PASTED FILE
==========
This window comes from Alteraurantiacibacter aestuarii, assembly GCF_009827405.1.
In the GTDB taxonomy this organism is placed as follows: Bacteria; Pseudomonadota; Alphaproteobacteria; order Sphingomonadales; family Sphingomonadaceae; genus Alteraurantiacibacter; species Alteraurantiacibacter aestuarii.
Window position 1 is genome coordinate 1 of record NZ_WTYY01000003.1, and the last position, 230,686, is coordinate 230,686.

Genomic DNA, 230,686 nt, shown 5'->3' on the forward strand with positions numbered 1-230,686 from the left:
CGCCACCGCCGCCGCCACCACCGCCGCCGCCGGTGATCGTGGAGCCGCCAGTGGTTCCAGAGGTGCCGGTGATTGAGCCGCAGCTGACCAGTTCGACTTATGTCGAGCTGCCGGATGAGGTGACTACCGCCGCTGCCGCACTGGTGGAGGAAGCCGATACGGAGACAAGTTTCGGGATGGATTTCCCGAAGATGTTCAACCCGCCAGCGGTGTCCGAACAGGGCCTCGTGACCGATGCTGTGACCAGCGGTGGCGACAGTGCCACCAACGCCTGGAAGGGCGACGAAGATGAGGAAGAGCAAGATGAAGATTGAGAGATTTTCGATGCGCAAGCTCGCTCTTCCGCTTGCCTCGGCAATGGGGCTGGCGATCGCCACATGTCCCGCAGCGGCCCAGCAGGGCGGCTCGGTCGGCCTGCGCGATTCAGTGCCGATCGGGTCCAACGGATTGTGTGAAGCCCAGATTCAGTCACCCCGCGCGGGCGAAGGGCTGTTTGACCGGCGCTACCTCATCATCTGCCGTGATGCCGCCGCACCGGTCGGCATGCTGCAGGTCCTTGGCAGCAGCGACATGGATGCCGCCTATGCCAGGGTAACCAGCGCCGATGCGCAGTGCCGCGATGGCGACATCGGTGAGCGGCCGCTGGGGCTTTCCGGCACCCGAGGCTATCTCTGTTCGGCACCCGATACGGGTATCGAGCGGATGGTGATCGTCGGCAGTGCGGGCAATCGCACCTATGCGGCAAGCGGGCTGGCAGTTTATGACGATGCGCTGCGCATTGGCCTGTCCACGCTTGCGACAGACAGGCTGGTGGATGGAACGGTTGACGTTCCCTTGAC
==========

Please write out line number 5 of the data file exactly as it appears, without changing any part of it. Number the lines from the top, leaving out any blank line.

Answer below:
CGCCACCGCCGCCGCCACCACCGCCGCCGCCGGTGATCGTGGAGCCGCCAGTGGTTCCAGAGGTGCCGGTGATTGAGCCGCAGCTGACCAGTTCGACTTATGTCGAGCTGCCGGATGAGGTGACTACCGCCGCTGCCGCACTGGTGGAGGAAGCCGATACGGAGACAAGTTTCGGGATGGATTTCCCGAAGATGTTCAACCCGCCAGCGGTGTCCGAACAGGGCCTCGTGACCGATGCTGTGACCAGCGGTGGCGACAGTGCCACCAACGCCTGGAAGGGCGACGAAGATGAGGAAGAGCAAGATGAAGATTGAGAGATTTTCGATGCGCAAGCTCGCTCTTCCGCTTGCCTCGGCAATGGGGCTGGCGATCGCCACATGTCCCGCAGCGGCCCAGCAGGGCGGCTCGGTCGGCCTGCGCGATTCAGTGCCGATCGGGTCCAACGGATTGTGTGAAGCCCAGATTCAGTCACCCCGCGCGGGCGAAGGGCTGTTTGACCGGCGCTACCTCATCATCTGCCGTGATGCCGCCGCACCGGTCGGCATGCTGCAGGTCCTTGGCAGCAGCGACATGGATGCCGCCTATGCCAGGGTAACCAGCGCCGATGCGCAGTGCCGCGATGGCGACATCGGTGAGCGGCCGCTGGGGCTTTCCGGCACCCGAGGCTATCTCTGTTCGGCACCCGATACGGGTATCGAGCGGATGGTGATCGTCGGCAGTGCGGGCAATCGCACCTATGCGGCAAGCGGGCTGGCAGTTTATGACGATGCGCTGCGCATTGGCCTGTCCACGCTTGCGACAGACAGGCTGGTGGATGGAACGGTTGACGTTCCCTTGAC